The characteristics of arthropods include an exoskeleton, well-developed sense organs, jointed appendages, tagmata body regions, a ventral nervous system and bilateral symmetry. Scientists believe that the ancestors of the arthropods were similar to that of a centipede and over millions of years the various segments fused together and formed new parts.
Well-developed sense organs
Tagmata body regions
Ventral nervous systemThe ventral nervous system is one of the most unique aspects of the arthropod and consists of the major nerve cord moving down the stomach instead of the back like humans or other animals.
The anthropod's exoskeleton is made out of chitin and it sheds throughout the growth process.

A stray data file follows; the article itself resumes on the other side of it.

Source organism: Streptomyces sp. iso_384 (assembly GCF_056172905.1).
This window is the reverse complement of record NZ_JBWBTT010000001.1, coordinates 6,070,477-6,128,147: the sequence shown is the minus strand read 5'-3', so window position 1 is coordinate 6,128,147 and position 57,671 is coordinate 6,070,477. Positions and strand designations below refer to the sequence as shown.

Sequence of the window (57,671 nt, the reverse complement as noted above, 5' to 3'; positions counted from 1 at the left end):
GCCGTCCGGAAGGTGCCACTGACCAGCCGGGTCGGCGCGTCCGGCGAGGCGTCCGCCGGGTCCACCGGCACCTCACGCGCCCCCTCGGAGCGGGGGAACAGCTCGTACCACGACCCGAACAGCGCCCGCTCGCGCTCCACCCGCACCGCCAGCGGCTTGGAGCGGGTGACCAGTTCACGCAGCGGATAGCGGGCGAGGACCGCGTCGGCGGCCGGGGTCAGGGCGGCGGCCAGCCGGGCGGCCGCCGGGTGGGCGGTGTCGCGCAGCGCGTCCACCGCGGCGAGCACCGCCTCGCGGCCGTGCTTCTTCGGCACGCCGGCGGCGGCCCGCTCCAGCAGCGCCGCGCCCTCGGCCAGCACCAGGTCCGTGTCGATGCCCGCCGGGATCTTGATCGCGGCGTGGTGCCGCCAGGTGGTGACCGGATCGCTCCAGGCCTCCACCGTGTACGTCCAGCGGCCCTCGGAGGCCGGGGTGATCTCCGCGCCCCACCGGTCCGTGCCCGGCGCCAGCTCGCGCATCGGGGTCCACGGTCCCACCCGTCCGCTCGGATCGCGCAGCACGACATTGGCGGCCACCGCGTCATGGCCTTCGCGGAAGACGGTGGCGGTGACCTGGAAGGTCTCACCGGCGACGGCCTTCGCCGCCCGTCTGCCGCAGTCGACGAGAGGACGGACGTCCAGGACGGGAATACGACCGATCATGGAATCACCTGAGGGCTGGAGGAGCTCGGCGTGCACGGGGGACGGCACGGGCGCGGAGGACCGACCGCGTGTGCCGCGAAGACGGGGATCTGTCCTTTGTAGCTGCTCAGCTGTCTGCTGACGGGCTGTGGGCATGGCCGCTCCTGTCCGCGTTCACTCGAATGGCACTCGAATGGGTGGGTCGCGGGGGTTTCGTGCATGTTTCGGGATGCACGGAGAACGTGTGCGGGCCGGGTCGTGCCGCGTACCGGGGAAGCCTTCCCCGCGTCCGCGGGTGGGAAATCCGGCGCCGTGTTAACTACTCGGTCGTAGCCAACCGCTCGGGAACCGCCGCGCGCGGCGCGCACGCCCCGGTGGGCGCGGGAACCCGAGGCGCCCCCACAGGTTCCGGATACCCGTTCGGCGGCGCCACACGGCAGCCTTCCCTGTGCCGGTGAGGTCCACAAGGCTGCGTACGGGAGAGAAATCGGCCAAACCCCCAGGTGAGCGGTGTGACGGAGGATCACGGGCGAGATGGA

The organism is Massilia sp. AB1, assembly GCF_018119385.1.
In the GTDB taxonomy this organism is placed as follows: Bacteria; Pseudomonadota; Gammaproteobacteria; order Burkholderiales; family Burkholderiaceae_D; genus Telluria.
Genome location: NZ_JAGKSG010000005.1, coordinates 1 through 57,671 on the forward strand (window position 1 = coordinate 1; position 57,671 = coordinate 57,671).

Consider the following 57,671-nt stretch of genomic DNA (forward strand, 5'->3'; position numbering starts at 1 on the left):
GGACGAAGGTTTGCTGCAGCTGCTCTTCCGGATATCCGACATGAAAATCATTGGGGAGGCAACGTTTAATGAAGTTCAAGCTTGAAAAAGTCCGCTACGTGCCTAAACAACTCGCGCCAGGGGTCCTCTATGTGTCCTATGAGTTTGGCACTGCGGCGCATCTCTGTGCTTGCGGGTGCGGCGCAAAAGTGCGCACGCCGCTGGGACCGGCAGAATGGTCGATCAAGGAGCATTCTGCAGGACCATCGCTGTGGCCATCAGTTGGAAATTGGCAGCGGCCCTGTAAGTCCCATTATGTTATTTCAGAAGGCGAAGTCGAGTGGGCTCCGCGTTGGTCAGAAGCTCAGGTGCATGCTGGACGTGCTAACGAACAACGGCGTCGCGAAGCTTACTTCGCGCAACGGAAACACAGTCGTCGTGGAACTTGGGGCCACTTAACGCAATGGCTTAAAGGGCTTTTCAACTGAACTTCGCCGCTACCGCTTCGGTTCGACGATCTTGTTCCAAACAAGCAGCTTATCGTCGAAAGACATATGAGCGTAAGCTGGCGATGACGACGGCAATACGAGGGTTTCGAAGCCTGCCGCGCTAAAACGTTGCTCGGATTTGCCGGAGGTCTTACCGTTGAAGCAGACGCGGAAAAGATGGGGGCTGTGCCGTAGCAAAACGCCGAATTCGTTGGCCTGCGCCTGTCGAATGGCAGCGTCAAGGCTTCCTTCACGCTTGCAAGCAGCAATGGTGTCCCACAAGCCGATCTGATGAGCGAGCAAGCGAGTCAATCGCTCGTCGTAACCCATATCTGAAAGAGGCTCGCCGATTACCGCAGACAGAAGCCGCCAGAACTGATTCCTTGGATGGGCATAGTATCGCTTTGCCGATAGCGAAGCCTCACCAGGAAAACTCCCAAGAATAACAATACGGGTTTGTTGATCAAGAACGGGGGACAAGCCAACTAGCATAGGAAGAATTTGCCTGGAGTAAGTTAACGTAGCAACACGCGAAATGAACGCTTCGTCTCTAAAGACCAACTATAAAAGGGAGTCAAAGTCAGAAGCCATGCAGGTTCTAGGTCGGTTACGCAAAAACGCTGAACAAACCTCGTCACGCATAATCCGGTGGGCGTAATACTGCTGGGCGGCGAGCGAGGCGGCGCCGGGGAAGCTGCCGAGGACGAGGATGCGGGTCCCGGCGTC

These well-developed sense organs allow the arthropod to find its food and to get a sense of its environment. It also has well-developed nerve cords and mesodermal.
The jointed appendages, such as the antennae and the legs, give arthropods a unique look. All of these jointed appendages are connected to a body segment and move together with it.
The tagmata body regions is one of the ways that arthropods are classified because scientists look at the way that the tagmata regions are arranged. There are different arrangements of the body regions, which include the head, the trunk, the abdomen, the thorax and the cephalothorax.
Having bilateral symmetry means that the arthropod mirrors each side of its body and is identical on the right and left sides.